Western diplomats are preparing a UN Security Council resolution that would put the International Criminal Court (ICC) case on hold after the African Union lodged objections to the trial.
Sources said the resolution was to avoid a damaging stand-off between the court and African states over charges faced by Mr Kenyatta of orchestrating post-election violence that killed more than 1,000 people in 2007-08.
Mr Kenyatta has said he is reluctant to attend the opening of his trial in The Hague on Nov 12 after judges agreed to alternate his appearances with the hearing for William Ruto, the vice-president, who is also charged.
However, an extraordinary summit of the African Union on Saturday issued an ultimatum to the court to stop the case, warning judges that Mr Kenyatta must not be compelled to face trial.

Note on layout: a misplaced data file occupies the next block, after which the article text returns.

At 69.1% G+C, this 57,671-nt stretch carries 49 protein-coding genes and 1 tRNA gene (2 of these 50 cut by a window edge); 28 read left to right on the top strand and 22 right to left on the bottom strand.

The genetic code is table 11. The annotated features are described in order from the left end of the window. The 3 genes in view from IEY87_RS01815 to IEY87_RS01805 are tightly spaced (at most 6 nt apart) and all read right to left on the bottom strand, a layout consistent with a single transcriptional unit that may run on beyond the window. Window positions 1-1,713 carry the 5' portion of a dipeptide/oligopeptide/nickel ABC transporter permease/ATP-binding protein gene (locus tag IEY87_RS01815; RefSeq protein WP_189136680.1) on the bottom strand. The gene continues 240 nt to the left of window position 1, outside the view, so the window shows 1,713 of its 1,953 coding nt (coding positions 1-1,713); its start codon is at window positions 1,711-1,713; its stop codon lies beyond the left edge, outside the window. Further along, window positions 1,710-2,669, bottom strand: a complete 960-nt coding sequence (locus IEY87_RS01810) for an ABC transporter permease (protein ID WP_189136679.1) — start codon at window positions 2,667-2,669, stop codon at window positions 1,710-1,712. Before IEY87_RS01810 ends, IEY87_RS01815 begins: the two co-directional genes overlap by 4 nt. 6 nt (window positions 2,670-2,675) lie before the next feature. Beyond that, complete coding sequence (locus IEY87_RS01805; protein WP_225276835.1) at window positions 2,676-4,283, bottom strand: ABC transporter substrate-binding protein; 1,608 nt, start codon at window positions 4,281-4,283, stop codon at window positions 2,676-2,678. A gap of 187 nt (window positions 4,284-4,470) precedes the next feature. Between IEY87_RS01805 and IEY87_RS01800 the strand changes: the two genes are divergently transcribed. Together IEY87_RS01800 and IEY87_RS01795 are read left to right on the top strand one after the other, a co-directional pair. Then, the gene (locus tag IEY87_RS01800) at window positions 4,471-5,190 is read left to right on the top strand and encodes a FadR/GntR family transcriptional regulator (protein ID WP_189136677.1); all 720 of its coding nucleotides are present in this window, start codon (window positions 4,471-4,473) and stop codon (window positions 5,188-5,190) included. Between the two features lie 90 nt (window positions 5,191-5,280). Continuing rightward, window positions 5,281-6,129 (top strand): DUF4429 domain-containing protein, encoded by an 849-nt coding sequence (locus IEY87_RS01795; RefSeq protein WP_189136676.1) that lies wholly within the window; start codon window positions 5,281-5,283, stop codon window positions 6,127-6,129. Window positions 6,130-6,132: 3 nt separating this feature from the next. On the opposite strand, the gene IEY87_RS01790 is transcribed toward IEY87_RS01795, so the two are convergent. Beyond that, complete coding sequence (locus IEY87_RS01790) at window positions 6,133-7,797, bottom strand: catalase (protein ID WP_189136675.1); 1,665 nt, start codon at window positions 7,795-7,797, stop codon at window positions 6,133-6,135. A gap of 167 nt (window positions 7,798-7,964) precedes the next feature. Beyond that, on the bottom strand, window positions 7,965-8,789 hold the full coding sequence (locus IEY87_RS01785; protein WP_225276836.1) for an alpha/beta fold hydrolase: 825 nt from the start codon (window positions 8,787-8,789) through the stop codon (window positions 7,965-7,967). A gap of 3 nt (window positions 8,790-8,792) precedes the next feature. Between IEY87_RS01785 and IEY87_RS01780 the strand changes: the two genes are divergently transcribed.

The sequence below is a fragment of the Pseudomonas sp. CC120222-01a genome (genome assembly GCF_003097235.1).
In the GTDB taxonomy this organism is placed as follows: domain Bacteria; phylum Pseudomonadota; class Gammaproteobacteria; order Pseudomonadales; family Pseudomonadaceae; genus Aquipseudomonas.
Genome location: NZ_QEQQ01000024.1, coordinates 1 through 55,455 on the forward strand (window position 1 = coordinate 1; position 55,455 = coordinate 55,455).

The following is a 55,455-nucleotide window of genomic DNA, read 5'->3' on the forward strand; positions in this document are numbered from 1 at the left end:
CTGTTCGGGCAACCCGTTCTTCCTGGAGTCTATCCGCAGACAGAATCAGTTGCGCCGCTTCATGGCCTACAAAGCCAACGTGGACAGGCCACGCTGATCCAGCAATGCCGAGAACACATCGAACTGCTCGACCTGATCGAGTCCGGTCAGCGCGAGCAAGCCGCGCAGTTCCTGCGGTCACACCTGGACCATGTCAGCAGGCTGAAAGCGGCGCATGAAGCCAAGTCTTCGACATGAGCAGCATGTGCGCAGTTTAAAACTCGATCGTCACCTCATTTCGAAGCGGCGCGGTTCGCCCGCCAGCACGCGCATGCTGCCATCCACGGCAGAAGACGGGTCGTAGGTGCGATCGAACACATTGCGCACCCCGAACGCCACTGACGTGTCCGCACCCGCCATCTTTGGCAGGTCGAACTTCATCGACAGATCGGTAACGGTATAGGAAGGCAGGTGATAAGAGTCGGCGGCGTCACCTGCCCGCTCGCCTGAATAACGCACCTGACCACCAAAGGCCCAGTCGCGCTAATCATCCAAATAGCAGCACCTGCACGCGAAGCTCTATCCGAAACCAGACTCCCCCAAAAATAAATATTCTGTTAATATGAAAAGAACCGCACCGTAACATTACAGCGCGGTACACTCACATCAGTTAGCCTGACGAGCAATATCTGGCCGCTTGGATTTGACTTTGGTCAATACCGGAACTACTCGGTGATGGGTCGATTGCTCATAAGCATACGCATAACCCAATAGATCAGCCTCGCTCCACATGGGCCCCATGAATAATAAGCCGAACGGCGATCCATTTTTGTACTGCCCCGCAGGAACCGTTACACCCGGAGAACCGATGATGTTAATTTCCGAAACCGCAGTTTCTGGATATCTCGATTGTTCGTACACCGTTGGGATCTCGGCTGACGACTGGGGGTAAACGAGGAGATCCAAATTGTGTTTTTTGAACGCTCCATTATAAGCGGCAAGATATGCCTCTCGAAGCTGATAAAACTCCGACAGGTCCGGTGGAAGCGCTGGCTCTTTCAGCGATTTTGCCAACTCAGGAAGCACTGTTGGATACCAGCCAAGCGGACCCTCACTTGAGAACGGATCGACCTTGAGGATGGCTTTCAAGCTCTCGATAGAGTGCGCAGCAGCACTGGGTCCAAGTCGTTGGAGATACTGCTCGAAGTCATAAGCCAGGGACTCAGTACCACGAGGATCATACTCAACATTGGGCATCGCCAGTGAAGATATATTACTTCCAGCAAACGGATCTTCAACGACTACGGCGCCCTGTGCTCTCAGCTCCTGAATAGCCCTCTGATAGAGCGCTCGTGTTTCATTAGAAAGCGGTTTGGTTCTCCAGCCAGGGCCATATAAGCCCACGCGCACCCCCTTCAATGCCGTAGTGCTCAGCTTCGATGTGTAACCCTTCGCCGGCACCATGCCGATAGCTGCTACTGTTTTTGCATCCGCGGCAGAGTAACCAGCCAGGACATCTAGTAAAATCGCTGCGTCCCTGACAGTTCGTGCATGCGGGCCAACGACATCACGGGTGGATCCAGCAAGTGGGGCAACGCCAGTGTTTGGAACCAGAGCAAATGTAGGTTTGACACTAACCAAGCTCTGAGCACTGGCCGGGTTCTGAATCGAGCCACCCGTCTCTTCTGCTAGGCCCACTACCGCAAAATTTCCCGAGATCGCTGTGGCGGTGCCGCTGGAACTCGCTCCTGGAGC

Mr Kenyatta, who was elected in March, welcomed the decision and criticised the court. “It stopped being the home of justice the day it became the toy of declining imperial powers,” he said. “Africa is not a third-rate territory of second-class peoples. We are not a project, or experiment of outsiders.” Diplomats fear the trial could create a impasse in which the Kenyan leader either pulls out of the process at the last minute or African states start withdrawing from its jurisdiction. “Uhuru is not an indicted figure who is defying the court like Sudan’s president (Omar) Bashir. He is someone who is working closely with the West in a region in chaos that needs to tackle a very worrying terrorist situation,” a senior European diplomat said. “A solution must be found that avoids a breakdown in relations with Kenyatta or the court’s authority.” Mr Kenyatta’s trial comes just weeks after Kenya faced its biggest security crisis in recent memory as al-Shabaab terrorists took over Nairobi’s Westgate shopping mall. Sixty-seven people were killed in a bloody seige as Mr Kenyatta personally oversaw the security operation against the hostage-takers. The Telegraph understands that European officials have sought to adopt measures to ensure Mr Kenyatta is not forced to leave the country in the wake of the Westgate incident. All of the active cases before the ICC are against Africans, prompting claims by polticians that the tribunal is unfairly targeting the continent. An official in Mr Kenyatta’s administration confirmed the shift in his approach to the charges and suggested it was possible he would stop cooperating. “We have been talking about the double standards of the court for some time,” the official said. “What the president told the AU was simply an extension of that.” Unless the ICC prosecutor or the court asks its member countries to endorse a postponement, the only authority that can intervene is the UN Security Council. As the US is not a member of the court, it has fallen to British and French officials to push forward a resolution, which could be adopted by the end of the month. A spokesman for the ICC said it had no scope to object if the Security Council invoked international security issues to suspend the case. “The Security Council can adopt a resolution to impose a suspension based on the protection of peace and security in world,” said Fadi al-Abullah, the ICC spokesman. “In that case it would be out of the hands of the prosecutor as the ICC has no role to advise the security council in these matters.” A spokesman for the Foreign Office said Britain had not changed its position that Mr Kenyatta and the other defendents should cooperate with the ICC. Bill Cash, the Conservative MP and chairman of the All-Party Kenya Group, called on the Government to support a suspension of the trial in a House of Commons debate last week. “The events in Kenya were horrific but the president was democratically elected by a significant majority in full knowledge of the case. That must give rise to questions over the continuation of the original application to the ICC,” he said.-telegraph.co.uk